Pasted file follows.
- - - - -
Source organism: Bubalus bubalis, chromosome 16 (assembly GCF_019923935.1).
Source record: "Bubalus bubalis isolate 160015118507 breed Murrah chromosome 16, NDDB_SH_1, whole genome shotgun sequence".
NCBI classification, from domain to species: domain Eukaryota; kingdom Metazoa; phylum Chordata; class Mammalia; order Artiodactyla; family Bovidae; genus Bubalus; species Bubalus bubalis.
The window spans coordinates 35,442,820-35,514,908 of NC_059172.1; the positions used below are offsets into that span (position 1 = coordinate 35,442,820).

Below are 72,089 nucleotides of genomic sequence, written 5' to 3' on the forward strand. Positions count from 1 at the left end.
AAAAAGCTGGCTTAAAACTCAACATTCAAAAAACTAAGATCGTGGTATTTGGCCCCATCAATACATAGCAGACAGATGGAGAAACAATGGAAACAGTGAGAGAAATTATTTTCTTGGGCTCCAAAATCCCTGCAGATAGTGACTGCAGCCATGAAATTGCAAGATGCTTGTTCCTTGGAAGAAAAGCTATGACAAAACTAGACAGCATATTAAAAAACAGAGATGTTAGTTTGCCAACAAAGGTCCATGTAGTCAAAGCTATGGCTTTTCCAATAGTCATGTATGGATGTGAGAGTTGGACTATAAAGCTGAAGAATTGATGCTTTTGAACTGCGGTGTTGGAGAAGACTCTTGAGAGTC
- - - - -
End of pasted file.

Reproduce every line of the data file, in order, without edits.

Source organism: Bubalus bubalis, chromosome 16 (assembly GCF_019923935.1).
Source record: "Bubalus bubalis isolate 160015118507 breed Murrah chromosome 16, NDDB_SH_1, whole genome shotgun sequence".
NCBI classification, from domain to species: domain Eukaryota; kingdom Metazoa; phylum Chordata; class Mammalia; order Artiodactyla; family Bovidae; genus Bubalus; species Bubalus bubalis.
The window spans coordinates 35,442,820-35,514,908 of NC_059172.1; the positions used below are offsets into that span (position 1 = coordinate 35,442,820).

Below are 72,089 nucleotides of genomic sequence, written 5' to 3' on the forward strand. Positions count from 1 at the left end.
AAAAAGCTGGCTTAAAACTCAACATTCAAAAAACTAAGATCGTGGTATTTGGCCCCATCAATACATAGCAGACAGATGGAGAAACAATGGAAACAGTGAGAGAAATTATTTTCTTGGGCTCCAAAATCCCTGCAGATAGTGACTGCAGCCATGAAATTGCAAGATGCTTGTTCCTTGGAAGAAAAGCTATGACAAAACTAGACAGCATATTAAAAAACAGAGATGTTAGTTTGCCAACAAAGGTCCATGTAGTCAAAGCTATGGCTTTTCCAATAGTCATGTATGGATGTGAGAGTTGGACTATAAAGCTGAAGAATTGATGCTTTTGAACTGCGGTGTTGGAGAAGACTCTTGAGAGTC